Contractors Can No Longer Make Roof Repairs Following Their Own Inspections

Three contractors repairing roof

The goal of the new law is to disincentivize a roof inspector from creating a report for the sole purpose of obtaining a bid to perform those documented repairs.

July 2, 2018
Jason Feld & Alex Chazen - Kahana & Feld LLP

California law mandates that any person who conducts roof inspections for a fee can no longer effectuate the actual repairs to the same property. Effective January 1, 2018, Business & Professions Code Section 7197 (Unfair Business Practices) deems it to be an unfair business practice for a home inspector who charges a homeowner a monetary fee for inspecting the property, to perform or offer to perform additional repairs due to the inherent financial interest and conflict raised by identifying alleged defects necessitating repairs. The new law is a result of California AB 1357, which was signed into law on October 5, 2017. The goal of the new law is to disincentivize a roof inspector from creating a report for the sole purpose of obtaining a bid to perform those documented repairs. The roof contractor can perform repairs identified in their report only after a twelve month “cooling period” which provides the homeowner an opportunity to obtain multiple bids/estimates for repairs based upon the inspector’s report. The new law also discourages home inspectors from providing a list of contractors who provide monetary referral fees back to the home inspector upon receiving repair work from the homeowner based exclusively on the home inspection report.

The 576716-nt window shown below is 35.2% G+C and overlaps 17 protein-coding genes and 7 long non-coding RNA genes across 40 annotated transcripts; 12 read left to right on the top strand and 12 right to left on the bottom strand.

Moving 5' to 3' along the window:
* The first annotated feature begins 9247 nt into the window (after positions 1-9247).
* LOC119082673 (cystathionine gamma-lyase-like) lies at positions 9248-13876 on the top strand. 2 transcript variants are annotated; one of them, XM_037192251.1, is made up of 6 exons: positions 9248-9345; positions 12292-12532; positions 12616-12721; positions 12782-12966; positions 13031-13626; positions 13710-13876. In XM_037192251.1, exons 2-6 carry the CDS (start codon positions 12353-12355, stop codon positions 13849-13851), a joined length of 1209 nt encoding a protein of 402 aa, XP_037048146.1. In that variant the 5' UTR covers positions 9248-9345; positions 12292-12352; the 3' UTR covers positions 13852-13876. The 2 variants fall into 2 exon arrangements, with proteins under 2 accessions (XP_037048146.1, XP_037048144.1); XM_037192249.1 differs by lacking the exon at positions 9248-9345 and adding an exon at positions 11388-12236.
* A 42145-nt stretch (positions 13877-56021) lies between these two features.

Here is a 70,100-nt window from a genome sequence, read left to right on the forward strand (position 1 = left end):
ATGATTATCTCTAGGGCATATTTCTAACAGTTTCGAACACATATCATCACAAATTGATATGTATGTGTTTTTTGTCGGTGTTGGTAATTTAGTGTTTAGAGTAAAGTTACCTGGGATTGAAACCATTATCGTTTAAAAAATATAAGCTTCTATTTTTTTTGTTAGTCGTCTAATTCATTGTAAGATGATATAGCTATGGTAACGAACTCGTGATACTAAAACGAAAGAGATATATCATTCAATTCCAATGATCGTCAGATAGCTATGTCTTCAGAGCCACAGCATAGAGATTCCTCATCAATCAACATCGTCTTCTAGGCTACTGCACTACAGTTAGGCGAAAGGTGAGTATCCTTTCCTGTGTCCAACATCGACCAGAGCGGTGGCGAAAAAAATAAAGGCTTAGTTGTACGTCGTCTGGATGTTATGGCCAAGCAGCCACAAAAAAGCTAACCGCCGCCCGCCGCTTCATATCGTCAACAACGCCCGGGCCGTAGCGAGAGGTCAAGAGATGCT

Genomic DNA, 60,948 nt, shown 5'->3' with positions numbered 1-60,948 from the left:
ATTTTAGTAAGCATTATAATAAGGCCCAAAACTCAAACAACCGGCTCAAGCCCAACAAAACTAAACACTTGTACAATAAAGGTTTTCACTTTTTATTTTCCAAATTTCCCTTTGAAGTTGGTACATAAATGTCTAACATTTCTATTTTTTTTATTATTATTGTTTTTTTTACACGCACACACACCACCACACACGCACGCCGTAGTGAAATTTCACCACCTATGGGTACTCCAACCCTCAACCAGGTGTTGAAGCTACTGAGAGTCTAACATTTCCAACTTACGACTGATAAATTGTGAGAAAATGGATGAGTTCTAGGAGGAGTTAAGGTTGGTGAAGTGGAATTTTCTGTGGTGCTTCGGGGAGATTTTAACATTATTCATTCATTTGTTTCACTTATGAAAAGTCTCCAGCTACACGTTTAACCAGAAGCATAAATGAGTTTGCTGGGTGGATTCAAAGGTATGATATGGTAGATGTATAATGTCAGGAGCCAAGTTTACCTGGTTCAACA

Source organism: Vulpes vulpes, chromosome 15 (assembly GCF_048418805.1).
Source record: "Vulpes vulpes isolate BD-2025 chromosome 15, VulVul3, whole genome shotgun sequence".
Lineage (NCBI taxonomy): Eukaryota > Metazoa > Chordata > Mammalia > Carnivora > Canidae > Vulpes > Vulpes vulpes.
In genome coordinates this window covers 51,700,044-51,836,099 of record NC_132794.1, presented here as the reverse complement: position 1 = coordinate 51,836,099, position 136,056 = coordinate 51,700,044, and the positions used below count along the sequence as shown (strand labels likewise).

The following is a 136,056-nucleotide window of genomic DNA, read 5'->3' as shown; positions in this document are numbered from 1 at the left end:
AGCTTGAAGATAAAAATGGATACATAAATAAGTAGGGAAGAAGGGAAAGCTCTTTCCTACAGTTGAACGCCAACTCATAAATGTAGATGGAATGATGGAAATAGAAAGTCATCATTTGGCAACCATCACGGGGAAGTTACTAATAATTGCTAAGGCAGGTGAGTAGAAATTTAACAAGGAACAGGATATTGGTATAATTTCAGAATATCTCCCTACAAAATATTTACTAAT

The California Business & Professions Code Section 7195(a)(1) defines a “home inspection” as a “non-invasive, physical examination, performed for a fee in connection with the transfer…of the real property…or essential components of the residential dwelling.” Home inspection includes “any consultation regarding the property that is represented to be a home inspection or any confusingly similar term.” Business & Professions Code section 7195(a)(2) further defines a “home inspection” as including energy efficiency and solar. A “home inspection report” is a written report prepared for a fee issued after an inspection. Business & Professions Code section 7195(c). It is noted that a home inspector does not have to be a licensed architect, professional engineer, or general contractor with a Class “B” license issued by the California Contractors State License Board, but “it is the duty of a home inspector who is not licensed as a general contractor, structural pest control operator, or architect, or registered as a professional engineer to conduct a home inspection with the degree of care that a reasonably prudent home inspector would exercise. Business & Professions Code section 7196.

Reprinted courtesy of Jason Feld, Kahana & Feld LLP and Alex Chazen, Kahana & Feld LLP
Mr. Feld may be contacted at jfeld@kahanalaw.com
Mr. Chazen may be contacted at achazen@kahanafeld.com



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